Chaplains play a vital role in hospitals. Using their broad understanding of different cultural and religious beliefs, they are able to help patients, families and hospital team members from all backgrounds navigate difficult and challenging health care situations.
The COVID-19 pandemic has only heightened the role of our chaplains, making them vital liaisons between patients and family members who can’t be with them in the hospital.
“Our COVID-19 patients don’t have visitors in the hospital because they are placed in contact isolation. So, we do a lot of work by phone,” Rabbi Elena Stein, who works as a chaplain at The Jewish Hospital – Mercy Health, shares. “We let the patients and their families know we are here, and they do need support. They can’t see each other so we provide a caring connection between patients and their families.”
The ability to build a connection with someone needing support is key. And even then, COVID-19 brings extra challenges.
“It’s hard not being able to see people’s facial expressions or body language because people are masked or we are working over the phone,” Rabbi Stein says. “I was concerned that working this way would not be effective, but I’ve been surprised about the connections we can make.”
One vital role chaplains are playing during the pandemic is ensuring that patients have their health care plans in place.
“We’ve been called upon to do advance care planning to make sure patients have a power of attorney. It’s important for everyone to have their plans in place,” Rabbi Stein advises. “Many times, people will think that a power of attorney is for older people but often, with younger people, it’s less certain who would make plans for them if they were in accident and needed surgery, for example. A power of attorney lets us know who can make decisions for the patient and gives us an idea of what the patient would want. With COVID-19, intubation is a common way to address symptoms, so we want to be sure we have those plans on file.”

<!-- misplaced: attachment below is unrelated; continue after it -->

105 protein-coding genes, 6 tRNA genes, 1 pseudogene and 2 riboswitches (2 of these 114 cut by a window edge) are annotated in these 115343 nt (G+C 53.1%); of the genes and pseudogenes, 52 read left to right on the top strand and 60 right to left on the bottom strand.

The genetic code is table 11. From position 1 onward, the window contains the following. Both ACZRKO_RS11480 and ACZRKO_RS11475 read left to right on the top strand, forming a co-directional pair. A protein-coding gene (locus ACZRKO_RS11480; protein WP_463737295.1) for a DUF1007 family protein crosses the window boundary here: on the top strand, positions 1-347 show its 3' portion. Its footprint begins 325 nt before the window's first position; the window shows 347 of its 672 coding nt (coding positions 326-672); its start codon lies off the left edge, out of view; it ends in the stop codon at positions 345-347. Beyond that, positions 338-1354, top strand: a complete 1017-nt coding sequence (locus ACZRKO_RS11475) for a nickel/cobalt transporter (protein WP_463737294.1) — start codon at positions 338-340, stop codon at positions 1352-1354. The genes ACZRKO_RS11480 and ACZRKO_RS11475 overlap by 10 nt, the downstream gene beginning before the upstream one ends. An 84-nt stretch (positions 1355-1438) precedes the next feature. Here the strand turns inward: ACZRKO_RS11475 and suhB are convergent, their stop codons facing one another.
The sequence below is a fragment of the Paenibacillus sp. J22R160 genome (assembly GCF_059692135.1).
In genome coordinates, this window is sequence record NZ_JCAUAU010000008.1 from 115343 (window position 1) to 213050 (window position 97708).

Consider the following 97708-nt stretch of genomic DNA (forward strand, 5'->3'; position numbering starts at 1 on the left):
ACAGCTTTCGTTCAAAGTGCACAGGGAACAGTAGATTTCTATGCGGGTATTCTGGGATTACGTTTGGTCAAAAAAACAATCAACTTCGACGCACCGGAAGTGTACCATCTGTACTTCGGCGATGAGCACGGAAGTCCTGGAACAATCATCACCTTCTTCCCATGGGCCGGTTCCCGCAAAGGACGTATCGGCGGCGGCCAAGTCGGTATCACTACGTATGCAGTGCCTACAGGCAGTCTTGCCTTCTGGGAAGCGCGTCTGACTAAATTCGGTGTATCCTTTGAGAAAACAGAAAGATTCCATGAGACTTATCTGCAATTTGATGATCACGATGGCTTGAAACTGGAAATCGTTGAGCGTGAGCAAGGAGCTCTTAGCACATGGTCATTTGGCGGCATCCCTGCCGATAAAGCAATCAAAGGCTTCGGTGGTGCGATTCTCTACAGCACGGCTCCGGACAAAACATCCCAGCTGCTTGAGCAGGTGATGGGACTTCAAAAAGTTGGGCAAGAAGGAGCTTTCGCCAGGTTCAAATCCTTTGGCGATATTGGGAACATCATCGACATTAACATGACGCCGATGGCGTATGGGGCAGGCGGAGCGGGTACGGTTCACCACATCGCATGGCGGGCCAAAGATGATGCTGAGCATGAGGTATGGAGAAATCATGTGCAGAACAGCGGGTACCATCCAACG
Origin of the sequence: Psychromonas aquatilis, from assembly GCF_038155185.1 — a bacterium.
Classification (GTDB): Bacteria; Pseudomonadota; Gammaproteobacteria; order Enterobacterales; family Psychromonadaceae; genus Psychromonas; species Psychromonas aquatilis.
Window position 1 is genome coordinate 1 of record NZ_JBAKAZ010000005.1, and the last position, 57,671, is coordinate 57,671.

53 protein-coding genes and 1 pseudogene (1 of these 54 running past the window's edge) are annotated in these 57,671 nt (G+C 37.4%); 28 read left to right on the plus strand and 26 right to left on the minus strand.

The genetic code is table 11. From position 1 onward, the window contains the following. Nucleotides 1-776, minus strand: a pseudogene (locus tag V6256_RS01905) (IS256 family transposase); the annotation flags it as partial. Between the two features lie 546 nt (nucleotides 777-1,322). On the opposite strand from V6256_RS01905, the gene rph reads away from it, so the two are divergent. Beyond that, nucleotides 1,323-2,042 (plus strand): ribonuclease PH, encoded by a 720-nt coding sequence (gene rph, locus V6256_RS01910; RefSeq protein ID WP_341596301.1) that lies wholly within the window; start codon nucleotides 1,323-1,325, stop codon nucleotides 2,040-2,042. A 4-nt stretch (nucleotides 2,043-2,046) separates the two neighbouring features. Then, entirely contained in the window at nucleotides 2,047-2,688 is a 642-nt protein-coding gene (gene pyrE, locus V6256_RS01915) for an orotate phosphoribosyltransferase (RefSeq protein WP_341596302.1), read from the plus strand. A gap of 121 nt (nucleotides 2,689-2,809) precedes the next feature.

Chaplains are also increasingly supporting staff members who have been working non-stop for months caring for very ill patients.
“In addition to patients and families, we are also here for our team members,” Rabbi Stein shares. “They are going through a lot and working harder than ever. We are here for them to listen, to encourage them and to offer a prayer as well as a listening ear. I like to stress the importance of self-care. I’m encouraging self-care for staff and families as well as for everyone to take care of themselves and each other.”
And while it can be hard to work in such a tough environment, Rabbi Stein shares that there are rewards.
“We save a lot of lives. We do see people get better and leave the hospital. It’s very gratifying,” she shares.
Learn more about the spiritual care services we offer at Mercy Health